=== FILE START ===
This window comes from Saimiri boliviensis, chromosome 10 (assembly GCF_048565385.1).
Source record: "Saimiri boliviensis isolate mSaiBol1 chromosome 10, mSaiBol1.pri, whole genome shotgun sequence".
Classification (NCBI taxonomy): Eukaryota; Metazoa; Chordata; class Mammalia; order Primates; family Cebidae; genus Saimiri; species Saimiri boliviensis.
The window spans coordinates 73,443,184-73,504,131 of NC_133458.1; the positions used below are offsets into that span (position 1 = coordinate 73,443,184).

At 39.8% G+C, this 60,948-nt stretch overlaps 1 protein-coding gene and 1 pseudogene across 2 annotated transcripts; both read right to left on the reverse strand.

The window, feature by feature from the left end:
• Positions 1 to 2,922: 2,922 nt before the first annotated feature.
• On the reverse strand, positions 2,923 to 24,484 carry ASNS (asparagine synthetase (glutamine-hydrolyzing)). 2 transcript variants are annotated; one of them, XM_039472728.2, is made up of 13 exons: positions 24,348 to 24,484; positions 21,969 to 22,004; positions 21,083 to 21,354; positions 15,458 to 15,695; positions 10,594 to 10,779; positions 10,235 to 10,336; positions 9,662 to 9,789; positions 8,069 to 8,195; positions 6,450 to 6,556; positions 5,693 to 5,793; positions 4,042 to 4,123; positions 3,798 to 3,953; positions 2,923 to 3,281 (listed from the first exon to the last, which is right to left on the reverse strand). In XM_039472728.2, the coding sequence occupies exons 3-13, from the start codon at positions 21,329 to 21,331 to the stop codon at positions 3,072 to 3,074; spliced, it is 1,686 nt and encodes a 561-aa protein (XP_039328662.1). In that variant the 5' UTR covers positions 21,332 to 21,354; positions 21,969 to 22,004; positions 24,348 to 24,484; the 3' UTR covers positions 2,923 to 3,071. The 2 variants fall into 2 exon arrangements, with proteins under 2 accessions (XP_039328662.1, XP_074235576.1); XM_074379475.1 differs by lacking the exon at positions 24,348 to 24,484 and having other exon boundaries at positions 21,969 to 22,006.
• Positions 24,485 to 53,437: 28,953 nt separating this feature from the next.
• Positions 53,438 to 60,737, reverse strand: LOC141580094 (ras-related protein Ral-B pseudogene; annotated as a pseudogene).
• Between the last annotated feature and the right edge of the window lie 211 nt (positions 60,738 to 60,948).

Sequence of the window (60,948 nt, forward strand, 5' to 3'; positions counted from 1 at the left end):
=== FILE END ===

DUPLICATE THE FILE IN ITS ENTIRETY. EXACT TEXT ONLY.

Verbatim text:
This window comes from Saimiri boliviensis, chromosome 10 (assembly GCF_048565385.1).
Source record: "Saimiri boliviensis isolate mSaiBol1 chromosome 10, mSaiBol1.pri, whole genome shotgun sequence".
Classification (NCBI taxonomy): Eukaryota; Metazoa; Chordata; class Mammalia; order Primates; family Cebidae; genus Saimiri; species Saimiri boliviensis.
The window spans coordinates 73,443,184-73,504,131 of NC_133458.1; the positions used below are offsets into that span (position 1 = coordinate 73,443,184).

At 39.8% G+C, this 60,948-nt stretch overlaps 1 protein-coding gene and 1 pseudogene across 2 annotated transcripts; both read right to left on the reverse strand.

The window, feature by feature from the left end:
• Positions 1 to 2,922: 2,922 nt before the first annotated feature.
• On the reverse strand, positions 2,923 to 24,484 carry ASNS (asparagine synthetase (glutamine-hydrolyzing)). 2 transcript variants are annotated; one of them, XM_039472728.2, is made up of 13 exons: positions 24,348 to 24,484; positions 21,969 to 22,004; positions 21,083 to 21,354; positions 15,458 to 15,695; positions 10,594 to 10,779; positions 10,235 to 10,336; positions 9,662 to 9,789; positions 8,069 to 8,195; positions 6,450 to 6,556; positions 5,693 to 5,793; positions 4,042 to 4,123; positions 3,798 to 3,953; positions 2,923 to 3,281 (listed from the first exon to the last, which is right to left on the reverse strand). In XM_039472728.2, the coding sequence occupies exons 3-13, from the start codon at positions 21,329 to 21,331 to the stop codon at positions 3,072 to 3,074; spliced, it is 1,686 nt and encodes a 561-aa protein (XP_039328662.1). In that variant the 5' UTR covers positions 21,332 to 21,354; positions 21,969 to 22,004; positions 24,348 to 24,484; the 3' UTR covers positions 2,923 to 3,071. The 2 variants fall into 2 exon arrangements, with proteins under 2 accessions (XP_039328662.1, XP_074235576.1); XM_074379475.1 differs by lacking the exon at positions 24,348 to 24,484 and having other exon boundaries at positions 21,969 to 22,006.
• Positions 24,485 to 53,437: 28,953 nt separating this feature from the next.
• Positions 53,438 to 60,737, reverse strand: LOC141580094 (ras-related protein Ral-B pseudogene; annotated as a pseudogene).
• Between the last annotated feature and the right edge of the window lie 211 nt (positions 60,738 to 60,948).

Sequence of the window (60,948 nt, forward strand, 5' to 3'; positions counted from 1 at the left end):